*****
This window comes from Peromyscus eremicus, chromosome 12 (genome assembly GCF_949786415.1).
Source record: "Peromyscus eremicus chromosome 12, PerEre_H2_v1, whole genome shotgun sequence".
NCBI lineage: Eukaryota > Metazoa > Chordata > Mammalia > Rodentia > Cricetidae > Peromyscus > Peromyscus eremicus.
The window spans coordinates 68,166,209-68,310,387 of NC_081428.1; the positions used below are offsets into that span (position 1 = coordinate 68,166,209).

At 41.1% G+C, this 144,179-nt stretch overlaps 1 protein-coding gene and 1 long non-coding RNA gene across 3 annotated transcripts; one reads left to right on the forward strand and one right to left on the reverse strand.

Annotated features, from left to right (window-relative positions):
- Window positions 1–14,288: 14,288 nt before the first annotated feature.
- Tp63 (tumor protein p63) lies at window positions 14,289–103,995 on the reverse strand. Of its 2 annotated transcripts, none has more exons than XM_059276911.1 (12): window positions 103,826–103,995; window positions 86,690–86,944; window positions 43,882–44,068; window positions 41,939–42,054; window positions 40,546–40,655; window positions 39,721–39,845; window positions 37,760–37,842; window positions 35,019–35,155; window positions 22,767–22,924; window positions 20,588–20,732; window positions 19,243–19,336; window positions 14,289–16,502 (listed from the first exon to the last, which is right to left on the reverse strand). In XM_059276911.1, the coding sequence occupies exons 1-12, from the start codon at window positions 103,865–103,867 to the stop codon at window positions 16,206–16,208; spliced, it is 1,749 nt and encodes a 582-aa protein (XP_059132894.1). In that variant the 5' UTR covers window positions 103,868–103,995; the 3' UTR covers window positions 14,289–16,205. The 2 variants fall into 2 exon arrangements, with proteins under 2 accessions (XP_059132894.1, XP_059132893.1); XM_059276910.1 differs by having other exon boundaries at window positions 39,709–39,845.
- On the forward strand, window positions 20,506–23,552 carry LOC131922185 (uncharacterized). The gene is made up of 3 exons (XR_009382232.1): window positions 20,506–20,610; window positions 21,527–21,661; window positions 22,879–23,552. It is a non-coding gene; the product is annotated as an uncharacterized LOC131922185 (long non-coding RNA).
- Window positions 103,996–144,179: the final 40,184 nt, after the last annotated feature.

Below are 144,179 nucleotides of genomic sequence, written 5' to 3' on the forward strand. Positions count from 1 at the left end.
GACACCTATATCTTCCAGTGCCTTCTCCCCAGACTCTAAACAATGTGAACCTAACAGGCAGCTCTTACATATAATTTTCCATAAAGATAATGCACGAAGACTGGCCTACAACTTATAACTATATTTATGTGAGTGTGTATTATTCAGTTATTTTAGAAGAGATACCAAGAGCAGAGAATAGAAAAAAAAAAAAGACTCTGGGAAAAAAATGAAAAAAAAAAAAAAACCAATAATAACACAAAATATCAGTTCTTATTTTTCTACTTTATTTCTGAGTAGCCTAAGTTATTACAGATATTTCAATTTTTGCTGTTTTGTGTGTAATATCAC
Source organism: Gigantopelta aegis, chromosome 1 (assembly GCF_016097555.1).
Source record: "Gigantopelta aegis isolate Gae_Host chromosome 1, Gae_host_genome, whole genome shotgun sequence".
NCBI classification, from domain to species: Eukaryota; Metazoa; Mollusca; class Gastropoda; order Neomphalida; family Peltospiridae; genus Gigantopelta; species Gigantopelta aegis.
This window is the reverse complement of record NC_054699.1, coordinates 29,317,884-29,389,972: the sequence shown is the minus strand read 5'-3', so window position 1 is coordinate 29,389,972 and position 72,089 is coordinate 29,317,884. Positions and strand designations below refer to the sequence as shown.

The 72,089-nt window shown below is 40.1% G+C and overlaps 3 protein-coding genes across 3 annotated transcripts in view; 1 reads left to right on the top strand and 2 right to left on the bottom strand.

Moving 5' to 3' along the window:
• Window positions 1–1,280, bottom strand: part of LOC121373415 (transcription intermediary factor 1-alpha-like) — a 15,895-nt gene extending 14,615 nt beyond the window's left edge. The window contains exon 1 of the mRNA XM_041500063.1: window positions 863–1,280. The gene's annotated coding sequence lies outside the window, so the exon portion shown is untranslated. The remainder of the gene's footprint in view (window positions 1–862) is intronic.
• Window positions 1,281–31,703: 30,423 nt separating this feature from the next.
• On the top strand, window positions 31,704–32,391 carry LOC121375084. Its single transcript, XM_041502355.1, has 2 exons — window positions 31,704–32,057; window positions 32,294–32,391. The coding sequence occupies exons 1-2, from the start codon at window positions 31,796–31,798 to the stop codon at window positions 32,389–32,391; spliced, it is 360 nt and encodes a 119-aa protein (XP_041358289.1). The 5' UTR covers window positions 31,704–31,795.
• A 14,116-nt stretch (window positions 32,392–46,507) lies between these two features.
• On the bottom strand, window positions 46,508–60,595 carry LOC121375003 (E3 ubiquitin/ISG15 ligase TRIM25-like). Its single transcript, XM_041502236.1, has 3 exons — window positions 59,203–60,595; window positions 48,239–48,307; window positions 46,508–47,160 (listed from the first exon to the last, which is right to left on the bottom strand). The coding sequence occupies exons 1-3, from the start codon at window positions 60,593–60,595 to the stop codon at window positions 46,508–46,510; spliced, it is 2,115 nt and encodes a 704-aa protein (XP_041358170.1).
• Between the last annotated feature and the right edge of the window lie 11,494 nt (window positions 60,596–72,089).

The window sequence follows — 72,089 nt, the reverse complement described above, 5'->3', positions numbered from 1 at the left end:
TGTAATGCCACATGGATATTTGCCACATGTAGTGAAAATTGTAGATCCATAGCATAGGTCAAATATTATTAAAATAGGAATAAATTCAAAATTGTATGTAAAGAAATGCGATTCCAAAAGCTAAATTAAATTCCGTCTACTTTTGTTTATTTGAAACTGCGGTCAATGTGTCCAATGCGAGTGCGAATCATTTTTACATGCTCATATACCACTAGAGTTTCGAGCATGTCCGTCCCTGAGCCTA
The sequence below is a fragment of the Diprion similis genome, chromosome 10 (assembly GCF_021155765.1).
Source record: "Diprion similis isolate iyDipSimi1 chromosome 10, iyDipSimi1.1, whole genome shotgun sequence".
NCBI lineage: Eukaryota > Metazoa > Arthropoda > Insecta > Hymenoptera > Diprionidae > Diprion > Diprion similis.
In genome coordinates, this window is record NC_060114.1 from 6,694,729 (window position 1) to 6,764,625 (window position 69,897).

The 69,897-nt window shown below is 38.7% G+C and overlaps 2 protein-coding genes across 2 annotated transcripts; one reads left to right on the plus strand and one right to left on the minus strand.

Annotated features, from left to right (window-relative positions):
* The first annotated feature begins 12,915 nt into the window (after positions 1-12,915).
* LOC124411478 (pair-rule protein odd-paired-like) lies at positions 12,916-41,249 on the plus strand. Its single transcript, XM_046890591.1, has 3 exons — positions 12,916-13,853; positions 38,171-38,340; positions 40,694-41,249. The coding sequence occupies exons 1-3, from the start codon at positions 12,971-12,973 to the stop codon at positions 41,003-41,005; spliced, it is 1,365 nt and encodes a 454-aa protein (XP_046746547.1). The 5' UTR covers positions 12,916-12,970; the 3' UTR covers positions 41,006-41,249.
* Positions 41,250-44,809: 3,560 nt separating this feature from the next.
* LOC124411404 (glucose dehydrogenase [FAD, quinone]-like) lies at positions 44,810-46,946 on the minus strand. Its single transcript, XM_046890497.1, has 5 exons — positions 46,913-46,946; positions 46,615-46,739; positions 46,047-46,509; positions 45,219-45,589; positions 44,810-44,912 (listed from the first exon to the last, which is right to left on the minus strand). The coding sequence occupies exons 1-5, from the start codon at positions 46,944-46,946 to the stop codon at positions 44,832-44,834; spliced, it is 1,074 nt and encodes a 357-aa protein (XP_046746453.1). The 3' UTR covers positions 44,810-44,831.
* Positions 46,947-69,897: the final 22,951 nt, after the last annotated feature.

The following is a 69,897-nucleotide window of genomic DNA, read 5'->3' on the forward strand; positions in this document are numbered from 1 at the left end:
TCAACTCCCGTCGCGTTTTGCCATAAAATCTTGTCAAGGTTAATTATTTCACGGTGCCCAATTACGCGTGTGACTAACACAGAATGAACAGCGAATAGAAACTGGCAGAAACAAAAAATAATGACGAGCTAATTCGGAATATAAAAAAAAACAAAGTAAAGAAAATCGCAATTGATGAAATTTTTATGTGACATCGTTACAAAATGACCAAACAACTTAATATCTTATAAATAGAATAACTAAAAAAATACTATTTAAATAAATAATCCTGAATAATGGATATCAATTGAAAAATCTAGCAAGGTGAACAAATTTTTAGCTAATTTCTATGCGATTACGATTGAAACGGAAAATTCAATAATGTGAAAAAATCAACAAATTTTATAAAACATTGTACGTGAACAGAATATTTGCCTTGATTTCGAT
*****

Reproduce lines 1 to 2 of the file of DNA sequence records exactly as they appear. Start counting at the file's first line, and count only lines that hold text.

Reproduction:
This window comes from Peromyscus eremicus, chromosome 12 (genome assembly GCF_949786415.1).
Source record: "Peromyscus eremicus chromosome 12, PerEre_H2_v1, whole genome shotgun sequence".